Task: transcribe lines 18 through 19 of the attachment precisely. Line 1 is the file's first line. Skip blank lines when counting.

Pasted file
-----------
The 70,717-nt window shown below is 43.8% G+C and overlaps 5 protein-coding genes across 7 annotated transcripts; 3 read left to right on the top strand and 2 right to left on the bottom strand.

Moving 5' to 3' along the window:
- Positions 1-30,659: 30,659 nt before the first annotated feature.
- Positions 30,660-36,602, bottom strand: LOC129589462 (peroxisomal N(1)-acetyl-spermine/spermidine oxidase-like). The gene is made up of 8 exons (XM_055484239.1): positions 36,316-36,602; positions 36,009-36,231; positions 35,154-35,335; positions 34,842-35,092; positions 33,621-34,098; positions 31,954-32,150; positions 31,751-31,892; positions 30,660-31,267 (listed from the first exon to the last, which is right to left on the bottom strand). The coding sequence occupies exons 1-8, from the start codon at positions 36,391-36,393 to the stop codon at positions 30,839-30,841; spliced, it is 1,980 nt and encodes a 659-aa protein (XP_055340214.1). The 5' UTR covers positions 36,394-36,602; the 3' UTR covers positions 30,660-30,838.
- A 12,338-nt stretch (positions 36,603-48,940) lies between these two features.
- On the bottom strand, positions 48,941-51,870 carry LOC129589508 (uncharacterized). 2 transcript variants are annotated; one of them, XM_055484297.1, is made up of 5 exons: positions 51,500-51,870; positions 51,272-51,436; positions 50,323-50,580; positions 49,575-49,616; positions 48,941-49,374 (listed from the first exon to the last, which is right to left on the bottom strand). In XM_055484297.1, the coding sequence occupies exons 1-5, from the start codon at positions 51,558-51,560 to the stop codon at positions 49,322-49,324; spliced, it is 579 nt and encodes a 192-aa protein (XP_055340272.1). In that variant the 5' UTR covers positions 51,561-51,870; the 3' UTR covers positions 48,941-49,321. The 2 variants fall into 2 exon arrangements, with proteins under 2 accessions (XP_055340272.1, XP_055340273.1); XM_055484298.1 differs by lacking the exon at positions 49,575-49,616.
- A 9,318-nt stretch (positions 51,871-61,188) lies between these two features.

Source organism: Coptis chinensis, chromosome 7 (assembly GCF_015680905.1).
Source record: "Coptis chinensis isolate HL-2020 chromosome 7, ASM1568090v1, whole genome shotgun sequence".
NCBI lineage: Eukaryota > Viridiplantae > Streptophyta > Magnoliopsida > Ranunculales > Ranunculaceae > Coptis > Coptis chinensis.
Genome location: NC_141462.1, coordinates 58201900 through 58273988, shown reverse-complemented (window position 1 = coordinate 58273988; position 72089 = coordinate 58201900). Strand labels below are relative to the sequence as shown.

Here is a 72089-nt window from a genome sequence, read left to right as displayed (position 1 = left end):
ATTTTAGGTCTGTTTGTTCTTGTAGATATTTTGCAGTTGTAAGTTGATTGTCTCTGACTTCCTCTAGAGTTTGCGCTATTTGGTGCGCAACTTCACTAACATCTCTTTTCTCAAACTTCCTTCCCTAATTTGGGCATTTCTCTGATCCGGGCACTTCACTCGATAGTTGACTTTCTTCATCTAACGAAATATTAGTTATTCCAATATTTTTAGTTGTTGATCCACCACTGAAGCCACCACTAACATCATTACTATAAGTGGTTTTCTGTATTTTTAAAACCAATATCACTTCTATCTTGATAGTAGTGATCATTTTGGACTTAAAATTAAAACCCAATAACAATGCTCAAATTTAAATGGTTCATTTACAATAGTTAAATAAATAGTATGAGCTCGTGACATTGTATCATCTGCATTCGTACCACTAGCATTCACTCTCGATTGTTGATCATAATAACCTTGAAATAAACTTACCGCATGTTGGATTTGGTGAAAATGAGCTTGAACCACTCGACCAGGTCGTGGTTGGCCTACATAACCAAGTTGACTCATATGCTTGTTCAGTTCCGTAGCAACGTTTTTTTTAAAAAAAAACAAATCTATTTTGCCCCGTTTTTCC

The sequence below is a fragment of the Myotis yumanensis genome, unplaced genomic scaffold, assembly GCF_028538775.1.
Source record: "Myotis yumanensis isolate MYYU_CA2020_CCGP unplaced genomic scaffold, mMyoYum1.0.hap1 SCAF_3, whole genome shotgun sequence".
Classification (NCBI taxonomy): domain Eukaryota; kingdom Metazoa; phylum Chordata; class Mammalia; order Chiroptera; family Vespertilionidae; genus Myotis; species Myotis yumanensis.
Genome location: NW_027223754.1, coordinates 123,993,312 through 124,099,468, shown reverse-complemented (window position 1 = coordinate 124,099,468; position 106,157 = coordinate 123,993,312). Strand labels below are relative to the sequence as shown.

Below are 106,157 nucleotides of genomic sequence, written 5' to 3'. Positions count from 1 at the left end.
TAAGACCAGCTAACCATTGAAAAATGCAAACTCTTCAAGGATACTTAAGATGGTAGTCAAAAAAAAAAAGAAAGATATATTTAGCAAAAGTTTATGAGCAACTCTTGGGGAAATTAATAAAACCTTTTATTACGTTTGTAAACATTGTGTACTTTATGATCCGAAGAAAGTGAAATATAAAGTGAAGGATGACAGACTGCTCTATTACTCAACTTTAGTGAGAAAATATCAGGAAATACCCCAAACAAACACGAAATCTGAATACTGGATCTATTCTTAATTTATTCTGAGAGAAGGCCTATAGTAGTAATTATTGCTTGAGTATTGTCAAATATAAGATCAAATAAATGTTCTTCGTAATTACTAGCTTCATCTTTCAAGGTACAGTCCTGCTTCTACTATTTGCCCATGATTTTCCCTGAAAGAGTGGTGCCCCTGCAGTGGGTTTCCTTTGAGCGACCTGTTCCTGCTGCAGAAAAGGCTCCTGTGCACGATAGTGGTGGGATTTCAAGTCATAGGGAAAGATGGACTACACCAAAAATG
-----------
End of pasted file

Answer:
Below are 106,157 nucleotides of genomic sequence, written 5' to 3'. Positions count from 1 at the left end.
TAAGACCAGCTAACCATTGAAAAATGCAAACTCTTCAAGGATACTTAAGATGGTAGTCAAAAAAAAAAAGAAAGATATATTTAGCAAAAGTTTATGAGCAACTCTTGGGGAAATTAATAAAACCTTTTATTACGTTTGTAAACATTGTGTACTTTATGATCCGAAGAAAGTGAAATATAAAGTGAAGGATGACAGACTGCTCTATTACTCAACTTTAGTGAGAAAATATCAGGAAATACCCCAAACAAACACGAAATCTGAATACTGGATCTATTCTTAATTTATTCTGAGAGAAGGCCTATAGTAGTAATTATTGCTTGAGTATTGTCAAATATAAGATCAAATAAATGTTCTTCGTAATTACTAGCTTCATCTTTCAAGGTACAGTCCTGCTTCTACTATTTGCCCATGATTTTCCCTGAAAGAGTGGTGCCCCTGCAGTGGGTTTCCTTTGAGCGACCTGTTCCTGCTGCAGAAAAGGCTCCTGTGCACGATAGTGGTGGGATTTCAAGTCATAGGGAAAGATGGACTACACCAAAAATG